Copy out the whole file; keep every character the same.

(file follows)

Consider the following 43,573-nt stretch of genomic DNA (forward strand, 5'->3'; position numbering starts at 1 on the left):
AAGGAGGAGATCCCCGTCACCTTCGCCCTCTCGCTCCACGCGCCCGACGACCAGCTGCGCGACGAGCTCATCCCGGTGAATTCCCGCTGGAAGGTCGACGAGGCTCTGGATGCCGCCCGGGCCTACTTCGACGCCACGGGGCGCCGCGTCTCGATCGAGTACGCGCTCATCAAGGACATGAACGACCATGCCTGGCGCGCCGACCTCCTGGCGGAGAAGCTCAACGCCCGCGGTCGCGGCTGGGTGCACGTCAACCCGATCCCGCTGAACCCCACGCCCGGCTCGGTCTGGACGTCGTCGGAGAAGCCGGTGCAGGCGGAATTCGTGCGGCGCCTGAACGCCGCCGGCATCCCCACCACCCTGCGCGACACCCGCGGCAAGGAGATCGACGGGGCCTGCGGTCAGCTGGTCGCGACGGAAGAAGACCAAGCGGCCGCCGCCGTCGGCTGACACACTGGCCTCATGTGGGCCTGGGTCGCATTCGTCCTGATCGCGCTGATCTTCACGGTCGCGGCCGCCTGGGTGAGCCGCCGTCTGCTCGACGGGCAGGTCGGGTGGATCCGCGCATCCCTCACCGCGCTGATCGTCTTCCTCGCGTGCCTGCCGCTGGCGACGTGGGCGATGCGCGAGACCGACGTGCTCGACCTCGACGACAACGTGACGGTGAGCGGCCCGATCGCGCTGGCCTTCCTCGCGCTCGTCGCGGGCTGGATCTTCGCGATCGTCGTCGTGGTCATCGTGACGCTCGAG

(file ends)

Consider the following 43,573-nt stretch of genomic DNA (forward strand, 5'->3'; position numbering starts at 1 on the left):
AAGGAGGAGATCCCCGTCACCTTCGCCCTCTCGCTCCACGCGCCCGACGACCAGCTGCGCGACGAGCTCATCCCGGTGAATTCCCGCTGGAAGGTCGACGAGGCTCTGGATGCCGCCCGGGCCTACTTCGACGCCACGGGGCGCCGCGTCTCGATCGAGTACGCGCTCATCAAGGACATGAACGACCATGCCTGGCGCGCCGACCTCCTGGCGGAGAAGCTCAACGCCCGCGGTCGCGGCTGGGTGCACGTCAACCCGATCCCGCTGAACCCCACGCCCGGCTCGGTCTGGACGTCGTCGGAGAAGCCGGTGCAGGCGGAATTCGTGCGGCGCCTGAACGCCGCCGGCATCCCCACCACCCTGCGCGACACCCGCGGCAAGGAGATCGACGGGGCCTGCGGTCAGCTGGTCGCGACGGAAGAAGACCAAGCGGCCGCCGCCGTCGGCTGACACACTGGCCTCATGTGGGCCTGGGTCGCATTCGTCCTGATCGCGCTGATCTTCACGGTCGCGGCCGCCTGGGTGAGCCGCCGTCTGCTCGACGGGCAGGTCGGGTGGATCCGCGCATCCCTCACCGCGCTGATCGTCTTCCTCGCGTGCCTGCCGCTGGCGACGTGGGCGATGCGCGAGACCGACGTGCTCGACCTCGACGACAACGTGACGGTGAGCGGCCCGATCGCGCTGGCCTTCCTCGCGCTCGTCGCGGGCTGGATCTTCGCGATCGTCGTCGTGGTCATCGTGACGCTCGAG